Cases of Magic in Medieval England

These two examples are excerpts from The History of the Inquisition of the Middle Ages by Henry Charles Lea:

“While Bishop Ledrede was busy at this good work a trial occurred in England which illustrates the difference in efficiency between the ecclesiastical methods of trial by torture and those of the common law. Twenty-eight persons were accused of employing John of Nottingham and his assistant, Richard Marshall of Leicester, to make wax figures for the destruction of Edward II., the two Despensers, and the Prior of Coventry, with two of his officials who had tyrannized over the people and had been sustained by the royal favorites. Richard Marshall turned accuser, and the evidence was complete. The enormous sums of twenty pounds to Master John and fifteen pounds to Richard had been promised, and they had been furnished with seven pounds of wax and two ells of canvas. From September 27, 1324, until June 2, 1325, the two magicians labored at their work. They made seven images, the extra one being experimental, to be tried on Richard de Sowe. On April 27 they commenced operating with this by thrusting a piece of lead into its forehead, when at once Richard de Sowe lost his reason and cried in misery until May 20, when the lead was transferred to his breast, and he died May 23. The accused pleaded not guilty and put themselves on the country. An ordinary jury trial followed, with the result that they were all acquitted.”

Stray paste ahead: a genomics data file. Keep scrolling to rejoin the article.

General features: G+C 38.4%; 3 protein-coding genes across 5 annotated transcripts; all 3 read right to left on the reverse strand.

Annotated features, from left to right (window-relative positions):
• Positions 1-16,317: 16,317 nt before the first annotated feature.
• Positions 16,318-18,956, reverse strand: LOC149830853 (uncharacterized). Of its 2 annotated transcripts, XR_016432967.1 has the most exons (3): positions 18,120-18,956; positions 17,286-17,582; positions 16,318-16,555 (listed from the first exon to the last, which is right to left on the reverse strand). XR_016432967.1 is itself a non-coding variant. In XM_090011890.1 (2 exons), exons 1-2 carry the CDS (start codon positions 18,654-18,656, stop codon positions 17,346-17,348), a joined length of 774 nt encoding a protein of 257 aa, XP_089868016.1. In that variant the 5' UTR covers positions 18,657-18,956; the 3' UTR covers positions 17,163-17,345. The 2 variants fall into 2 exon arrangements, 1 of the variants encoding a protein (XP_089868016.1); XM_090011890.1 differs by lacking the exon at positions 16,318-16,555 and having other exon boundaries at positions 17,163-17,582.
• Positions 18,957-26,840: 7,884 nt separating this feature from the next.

“Even as late as 1372 a man was arrested in Southwark with the head and face of a corpse in his possession, and a book of magic was found in his trunk. Tried before the Inquisition he would infallibly have confessed under torture a series of misdeeds and have ended at the stake; but he was brought before Sir J. Knyvet, in the King’s Bench. No indictment even was found against him; he was simply sworn not to practise sorcery and was discharged, but the head and book were burned at Tothill at his expense.”

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